Thursday, April 21, 2011


My Rating: 7/10  

 An anthropologist/paleontologist and his daughter, while traveling through the southwestern US, stumble upon a colony of living, breathing gargoyles.
 Man, that was one concentrated flash of childhood trauma all in one package, here. I watched this when it first aired, at age 6. Talk about traumatized for life. [image] What surprises me now, watching it again after almost 40 years, was how many individual images and scenes from it were locked away in my memory. I didn't remember much about the story, but I did vividly recall various impressions - The lead gargoyle, the slow-mo way they were filmed, the gargoyle at the foot of the bed, the skeleton in the barn, the claws ripping through the barn roof, and on and on. The simple act of filming the gargoyles in that weird, jumpy, slow motion frame rate gave them an unearthly aspect that helped overcome the budget limits. 

At age 6, I wasn't equipped to catch the movie's reflections on genocide, though, and it's less morally clear cut than I recalled. I ended up feeling a bit sorry for the gargoyles, since even though they were evil and dedicated to wiping out the human race, it was clear that their slow reproduction cycle had left them totally outstripped by human numbers and human technology.  It's not your typical horror movie when you're looking at Dracula and thinking, "Boy, you really are a bit pitiful, aren't you?"  Still, they're menacing enough, and it's pretty clear that no pretty human ladies are safe around the alpha gargoyle.

Some great lines in this one, too.
"Lady, you're telling me you have a giant lizard...with a beak.. in your hotel room?"
"Better go with her, man! One of them gar-things is gonna get her!"

I was also pleased that the appeal of the movie wasn't all nostalgia. While I doubt any young moviewatchers of today could sit still through this, or watch it without constant snarking on the FX**(See rant below), it still holds up quite well. As with so many of the 70's TV horror movies, the focus is on mood and creep factor more than outright horror. I'd love to someday assemble a full collection of the 70's made-for-TV flicks like Night Stalker, Trilogy of Terror, Norliss Tapes, Salem's Lot, etc. (I still think the TV movie version of Salem's Lot is one of the best vampire movies ever made)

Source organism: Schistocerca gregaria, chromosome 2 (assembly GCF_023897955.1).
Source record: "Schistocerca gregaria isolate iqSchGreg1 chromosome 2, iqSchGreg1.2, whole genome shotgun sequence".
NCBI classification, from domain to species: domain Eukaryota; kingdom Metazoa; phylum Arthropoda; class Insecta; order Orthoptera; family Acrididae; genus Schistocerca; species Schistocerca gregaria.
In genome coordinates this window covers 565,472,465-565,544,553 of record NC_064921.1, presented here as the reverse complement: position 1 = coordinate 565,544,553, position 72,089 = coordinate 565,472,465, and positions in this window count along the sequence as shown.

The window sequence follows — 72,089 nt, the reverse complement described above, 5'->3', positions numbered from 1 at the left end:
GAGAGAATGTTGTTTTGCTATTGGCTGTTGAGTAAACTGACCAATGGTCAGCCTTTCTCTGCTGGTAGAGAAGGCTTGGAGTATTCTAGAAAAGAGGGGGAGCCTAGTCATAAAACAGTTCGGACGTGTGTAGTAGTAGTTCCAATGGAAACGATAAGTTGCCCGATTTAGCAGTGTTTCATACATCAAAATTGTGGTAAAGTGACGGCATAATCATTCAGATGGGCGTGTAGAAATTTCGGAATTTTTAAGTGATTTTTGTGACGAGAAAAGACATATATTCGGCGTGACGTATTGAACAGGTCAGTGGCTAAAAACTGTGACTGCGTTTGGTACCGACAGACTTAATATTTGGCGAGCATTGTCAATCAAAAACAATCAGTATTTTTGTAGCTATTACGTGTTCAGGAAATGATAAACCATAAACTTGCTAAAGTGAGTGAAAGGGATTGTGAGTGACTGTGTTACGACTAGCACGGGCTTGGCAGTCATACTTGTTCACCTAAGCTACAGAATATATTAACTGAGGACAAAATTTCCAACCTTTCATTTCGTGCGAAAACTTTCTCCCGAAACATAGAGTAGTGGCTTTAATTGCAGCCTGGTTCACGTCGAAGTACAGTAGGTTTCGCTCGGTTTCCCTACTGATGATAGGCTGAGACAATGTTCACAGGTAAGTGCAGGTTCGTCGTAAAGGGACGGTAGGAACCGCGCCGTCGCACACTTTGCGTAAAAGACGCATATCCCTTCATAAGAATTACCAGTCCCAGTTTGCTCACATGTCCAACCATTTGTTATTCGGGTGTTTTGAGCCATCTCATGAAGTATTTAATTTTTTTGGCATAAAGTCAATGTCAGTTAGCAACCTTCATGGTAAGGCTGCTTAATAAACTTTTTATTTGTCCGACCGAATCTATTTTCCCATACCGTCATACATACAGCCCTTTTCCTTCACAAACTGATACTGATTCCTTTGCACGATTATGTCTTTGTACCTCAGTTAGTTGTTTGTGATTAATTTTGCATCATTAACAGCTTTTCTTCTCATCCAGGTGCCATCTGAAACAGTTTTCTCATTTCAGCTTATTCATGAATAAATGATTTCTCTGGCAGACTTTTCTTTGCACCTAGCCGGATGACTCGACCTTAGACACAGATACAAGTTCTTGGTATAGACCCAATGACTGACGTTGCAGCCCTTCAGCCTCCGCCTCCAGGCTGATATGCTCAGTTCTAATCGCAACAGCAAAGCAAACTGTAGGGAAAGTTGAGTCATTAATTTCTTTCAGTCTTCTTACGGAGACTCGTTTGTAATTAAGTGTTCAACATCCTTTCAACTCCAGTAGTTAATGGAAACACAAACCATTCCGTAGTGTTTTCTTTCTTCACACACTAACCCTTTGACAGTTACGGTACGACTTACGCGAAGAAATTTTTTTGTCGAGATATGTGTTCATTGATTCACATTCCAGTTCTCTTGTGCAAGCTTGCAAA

Keep watching the skies.

Suggested Accompaniment: It was the 70's, man.  You need a biiiiig Danish freehand pipe for this one, preferably with some kind of Tinderbox aromatic that will throw you back 30 years in time.  Might be worth breaking out that cellared bottle of RC cola, too.  

** Regarding the FX - On the Gargoyles IMDB board, there are threads from yoofs snarking on about the "bad FX" and I'm thinking, hell, are they so freaking stupid that they don't understand that..

A) This was made on a budget that wouldn't cover Shia LaBoof's catering bill in a modern movie, 
B) There was no such thing as digital processing and covering up or this or that little bit in 1972, and 
C) They may be guys in suits, but at least they are *real*, and therefore more convincing than the CGI werewolves running across ceilings in Underworld.

I dunno, maybe I just don't play enough videogames. It's possible that if you stick your head in a videogame all day, every day, you might start to be more accepting of the look of videogame CGI as "real". Maybe this is why the kids can crack on the rubber suits in Godzilla while accepting the "I rendered this on my iMac" CGI of Mega-Shark. It just doesn't work for me, though. Even at this stage of technology, I can count on one hand the number of CGI monsters that have been convincing to me. Most of the time, something in my brain just instantly calculates, "This doesn't move like a real animal, the shadows aren't right, it's not touching the surface, nope, that just isn't real", and from there on, I'm impossible to scare or even be moved to care much.  Rubber suits and stop motion models have a physical presence and charisma that CGI has yet to equal, IMO.